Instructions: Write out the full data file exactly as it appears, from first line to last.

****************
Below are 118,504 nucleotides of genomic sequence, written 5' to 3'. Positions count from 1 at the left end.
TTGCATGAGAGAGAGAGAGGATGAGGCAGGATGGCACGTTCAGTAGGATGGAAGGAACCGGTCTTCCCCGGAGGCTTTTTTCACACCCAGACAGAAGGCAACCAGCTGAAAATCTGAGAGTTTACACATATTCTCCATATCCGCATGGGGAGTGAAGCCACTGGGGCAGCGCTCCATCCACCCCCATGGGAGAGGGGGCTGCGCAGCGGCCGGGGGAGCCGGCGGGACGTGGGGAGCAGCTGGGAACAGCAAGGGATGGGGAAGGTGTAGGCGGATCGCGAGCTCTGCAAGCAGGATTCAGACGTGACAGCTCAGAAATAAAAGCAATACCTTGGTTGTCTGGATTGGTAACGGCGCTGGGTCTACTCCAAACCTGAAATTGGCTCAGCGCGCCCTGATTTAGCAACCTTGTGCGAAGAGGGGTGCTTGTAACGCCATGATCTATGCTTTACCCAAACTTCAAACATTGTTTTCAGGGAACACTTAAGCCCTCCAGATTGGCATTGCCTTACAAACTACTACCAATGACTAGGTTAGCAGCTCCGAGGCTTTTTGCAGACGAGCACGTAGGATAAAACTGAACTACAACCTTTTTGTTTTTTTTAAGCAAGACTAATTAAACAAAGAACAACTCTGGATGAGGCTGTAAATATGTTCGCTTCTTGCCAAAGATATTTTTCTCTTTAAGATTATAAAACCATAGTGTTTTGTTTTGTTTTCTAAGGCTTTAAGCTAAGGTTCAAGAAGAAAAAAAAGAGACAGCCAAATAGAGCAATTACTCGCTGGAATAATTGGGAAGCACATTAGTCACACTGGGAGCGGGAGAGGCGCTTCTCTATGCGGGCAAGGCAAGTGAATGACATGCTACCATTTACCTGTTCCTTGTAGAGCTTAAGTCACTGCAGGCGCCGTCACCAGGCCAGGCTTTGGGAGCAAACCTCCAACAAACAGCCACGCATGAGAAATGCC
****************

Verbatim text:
Below are 118,504 nucleotides of genomic sequence, written 5' to 3'. Positions count from 1 at the left end.
TTGCATGAGAGAGAGAGAGGATGAGGCAGGATGGCACGTTCAGTAGGATGGAAGGAACCGGTCTTCCCCGGAGGCTTTTTTCACACCCAGACAGAAGGCAACCAGCTGAAAATCTGAGAGTTTACACATATTCTCCATATCCGCATGGGGAGTGAAGCCACTGGGGCAGCGCTCCATCCACCCCCATGGGAGAGGGGGCTGCGCAGCGGCCGGGGGAGCCGGCGGGACGTGGGGAGCAGCTGGGAACAGCAAGGGATGGGGAAGGTGTAGGCGGATCGCGAGCTCTGCAAGCAGGATTCAGACGTGACAGCTCAGAAATAAAAGCAATACCTTGGTTGTCTGGATTGGTAACGGCGCTGGGTCTACTCCAAACCTGAAATTGGCTCAGCGCGCCCTGATTTAGCAACCTTGTGCGAAGAGGGGTGCTTGTAACGCCATGATCTATGCTTTACCCAAACTTCAAACATTGTTTTCAGGGAACACTTAAGCCCTCCAGATTGGCATTGCCTTACAAACTACTACCAATGACTAGGTTAGCAGCTCCGAGGCTTTTTGCAGACGAGCACGTAGGATAAAACTGAACTACAACCTTTTTGTTTTTTTTAAGCAAGACTAATTAAACAAAGAACAACTCTGGATGAGGCTGTAAATATGTTCGCTTCTTGCCAAAGATATTTTTCTCTTTAAGATTATAAAACCATAGTGTTTTGTTTTGTTTTCTAAGGCTTTAAGCTAAGGTTCAAGAAGAAAAAAAAGAGACAGCCAAATAGAGCAATTACTCGCTGGAATAATTGGGAAGCACATTAGTCACACTGGGAGCGGGAGAGGCGCTTCTCTATGCGGGCAAGGCAAGTGAATGACATGCTACCATTTACCTGTTCCTTGTAGAGCTTAAGTCACTGCAGGCGCCGTCACCAGGCCAGGCTTTGGGAGCAAACCTCCAACAAACAGCCACGCATGAGAAATGCC